Related: How to Get a 40%+ Response Rate on Your Next Direct Mail Campaign

Step Eight: Finally, you’ll need to completely exit out of whatever program you were in, and then restart it. This means if you are creating a piece of direct mail marketing in Microsoft Word, you’ll need to exit Word completely and re-open it. Fonts are loaded when a program is opened up, so your new font will only be available once you’ve completely closed and re-opened the program.

Now you should be able to select your own, personal handwritten font for your document!

Here’s how mine looks:

Brandons-Handwritten-Font 2

So what do you think? Does it look “real” enough to you?

Leave your comments below!

About Author

Brandon Turner

Brandon Turner (G+ | Twitter) spends a lot of time on BiggerPockets.com. Like... seriously... a lot. Oh, and he is also an active real estate investor, entrepreneur, traveler, third-person speaker, husband, and author of "The Book on Investing in Real Estate with No (and Low) Money Down", and "The Book on Rental Property Investing" which you should probably read if you want to do more deals.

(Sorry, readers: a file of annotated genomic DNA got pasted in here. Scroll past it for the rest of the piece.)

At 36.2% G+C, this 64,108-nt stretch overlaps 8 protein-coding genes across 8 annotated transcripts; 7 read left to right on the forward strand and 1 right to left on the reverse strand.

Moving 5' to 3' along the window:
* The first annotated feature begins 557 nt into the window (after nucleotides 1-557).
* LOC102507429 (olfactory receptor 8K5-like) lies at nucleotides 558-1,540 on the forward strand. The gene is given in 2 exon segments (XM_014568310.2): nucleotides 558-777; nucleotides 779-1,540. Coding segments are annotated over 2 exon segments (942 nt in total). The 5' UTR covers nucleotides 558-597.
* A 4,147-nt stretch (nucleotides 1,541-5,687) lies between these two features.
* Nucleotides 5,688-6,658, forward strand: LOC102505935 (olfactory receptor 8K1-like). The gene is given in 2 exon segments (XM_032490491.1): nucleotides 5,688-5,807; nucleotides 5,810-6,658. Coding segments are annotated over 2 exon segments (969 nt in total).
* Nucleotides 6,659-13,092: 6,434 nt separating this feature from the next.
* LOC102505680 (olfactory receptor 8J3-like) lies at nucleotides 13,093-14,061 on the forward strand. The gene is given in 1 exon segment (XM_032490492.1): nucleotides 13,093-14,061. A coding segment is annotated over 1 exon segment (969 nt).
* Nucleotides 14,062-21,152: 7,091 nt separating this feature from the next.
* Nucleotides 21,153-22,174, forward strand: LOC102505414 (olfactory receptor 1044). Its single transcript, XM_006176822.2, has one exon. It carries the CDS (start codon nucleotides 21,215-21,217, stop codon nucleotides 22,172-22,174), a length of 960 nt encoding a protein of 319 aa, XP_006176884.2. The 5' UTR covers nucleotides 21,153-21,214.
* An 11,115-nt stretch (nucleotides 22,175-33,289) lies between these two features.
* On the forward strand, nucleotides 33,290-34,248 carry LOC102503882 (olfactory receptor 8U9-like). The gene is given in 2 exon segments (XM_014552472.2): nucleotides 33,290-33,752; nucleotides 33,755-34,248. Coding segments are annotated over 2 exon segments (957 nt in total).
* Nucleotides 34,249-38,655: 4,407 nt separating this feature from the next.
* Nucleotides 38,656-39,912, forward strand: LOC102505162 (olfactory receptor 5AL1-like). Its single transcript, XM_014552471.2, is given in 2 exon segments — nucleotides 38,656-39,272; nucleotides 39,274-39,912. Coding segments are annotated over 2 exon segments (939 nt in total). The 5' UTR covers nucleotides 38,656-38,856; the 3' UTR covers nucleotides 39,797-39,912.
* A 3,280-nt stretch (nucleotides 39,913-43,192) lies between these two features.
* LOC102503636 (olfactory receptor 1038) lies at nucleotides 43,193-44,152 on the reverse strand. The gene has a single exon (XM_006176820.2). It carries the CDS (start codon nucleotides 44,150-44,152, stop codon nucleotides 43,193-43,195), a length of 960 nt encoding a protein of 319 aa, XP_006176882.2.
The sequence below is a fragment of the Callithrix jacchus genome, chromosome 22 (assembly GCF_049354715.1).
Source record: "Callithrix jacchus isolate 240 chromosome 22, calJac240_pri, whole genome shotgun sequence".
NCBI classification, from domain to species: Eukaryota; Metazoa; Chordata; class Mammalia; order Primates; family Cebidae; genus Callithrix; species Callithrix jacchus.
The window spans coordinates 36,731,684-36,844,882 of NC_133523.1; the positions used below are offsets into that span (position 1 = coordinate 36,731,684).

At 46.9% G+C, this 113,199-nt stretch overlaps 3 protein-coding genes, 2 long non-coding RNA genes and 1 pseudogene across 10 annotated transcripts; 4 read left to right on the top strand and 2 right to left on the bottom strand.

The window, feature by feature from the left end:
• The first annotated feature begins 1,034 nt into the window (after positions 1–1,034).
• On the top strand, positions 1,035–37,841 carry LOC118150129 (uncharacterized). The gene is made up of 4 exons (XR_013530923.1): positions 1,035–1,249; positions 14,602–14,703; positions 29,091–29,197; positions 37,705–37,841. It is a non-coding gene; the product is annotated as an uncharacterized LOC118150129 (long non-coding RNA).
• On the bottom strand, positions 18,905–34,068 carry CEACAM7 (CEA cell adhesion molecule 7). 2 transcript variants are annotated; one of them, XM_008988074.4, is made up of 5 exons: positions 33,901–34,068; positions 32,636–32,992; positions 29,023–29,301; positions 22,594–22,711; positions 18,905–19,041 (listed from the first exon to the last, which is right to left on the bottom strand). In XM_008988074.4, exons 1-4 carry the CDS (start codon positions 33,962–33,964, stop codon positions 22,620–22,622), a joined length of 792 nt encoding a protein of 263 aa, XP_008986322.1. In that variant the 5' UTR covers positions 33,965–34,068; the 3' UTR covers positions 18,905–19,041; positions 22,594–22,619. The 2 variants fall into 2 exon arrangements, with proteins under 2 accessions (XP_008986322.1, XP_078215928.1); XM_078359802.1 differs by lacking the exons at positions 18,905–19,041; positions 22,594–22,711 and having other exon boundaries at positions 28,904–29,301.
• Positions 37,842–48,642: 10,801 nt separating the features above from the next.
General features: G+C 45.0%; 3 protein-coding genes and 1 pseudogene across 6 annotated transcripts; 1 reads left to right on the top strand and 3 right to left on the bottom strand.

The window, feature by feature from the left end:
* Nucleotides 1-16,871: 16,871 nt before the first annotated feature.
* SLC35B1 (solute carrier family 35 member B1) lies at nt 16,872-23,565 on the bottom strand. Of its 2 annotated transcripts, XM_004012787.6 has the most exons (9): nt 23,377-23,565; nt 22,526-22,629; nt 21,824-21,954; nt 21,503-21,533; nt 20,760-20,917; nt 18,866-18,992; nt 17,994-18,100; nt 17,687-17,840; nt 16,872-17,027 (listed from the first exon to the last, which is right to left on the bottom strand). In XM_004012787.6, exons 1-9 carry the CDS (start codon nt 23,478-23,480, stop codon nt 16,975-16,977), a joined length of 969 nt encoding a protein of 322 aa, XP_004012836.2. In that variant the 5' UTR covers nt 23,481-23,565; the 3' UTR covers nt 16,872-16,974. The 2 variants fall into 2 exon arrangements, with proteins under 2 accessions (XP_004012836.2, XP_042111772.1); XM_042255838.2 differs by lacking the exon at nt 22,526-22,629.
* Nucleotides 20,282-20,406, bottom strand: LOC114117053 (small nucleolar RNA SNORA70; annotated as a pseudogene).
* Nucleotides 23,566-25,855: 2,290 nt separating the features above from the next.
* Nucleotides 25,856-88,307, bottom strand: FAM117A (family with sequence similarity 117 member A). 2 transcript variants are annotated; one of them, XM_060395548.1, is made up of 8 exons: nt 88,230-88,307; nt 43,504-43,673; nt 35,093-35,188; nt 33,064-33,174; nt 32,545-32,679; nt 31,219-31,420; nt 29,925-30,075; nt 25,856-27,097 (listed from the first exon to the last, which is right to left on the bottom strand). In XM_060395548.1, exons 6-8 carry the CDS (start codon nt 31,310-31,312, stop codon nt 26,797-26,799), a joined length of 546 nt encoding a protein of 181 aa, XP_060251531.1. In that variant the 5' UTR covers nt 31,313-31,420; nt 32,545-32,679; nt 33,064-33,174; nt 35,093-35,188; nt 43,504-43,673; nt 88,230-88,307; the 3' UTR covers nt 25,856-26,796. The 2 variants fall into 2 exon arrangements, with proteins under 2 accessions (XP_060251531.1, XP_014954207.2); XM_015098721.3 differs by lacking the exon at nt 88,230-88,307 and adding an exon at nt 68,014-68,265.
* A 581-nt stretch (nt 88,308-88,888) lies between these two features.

39 Comments

  1. benjamin cowles

    Sweet. I do the same but I made mine on my Android phone with this app called “realfont” where you just draw out your letters in your screen. It gets a little more complicated but for any other mobile nuts like myself there ya go. Very nice Brandon. Your font/handwriting strangely looks like mine. My only hope is they recognize somehow even tho it’s a font that I created it by hand making it a hybrid handwritten/printed letter lol, at least a good step above a standard printed letter. I’d guess this method increases the open and even the response rates significantly. I’ve only not used my font with probates and the letters just feel dead, no pun intended, in comparison which makes wonder if I should. I’d definitely have to create a separate neater font for those as my standard handwriting is a bit messy.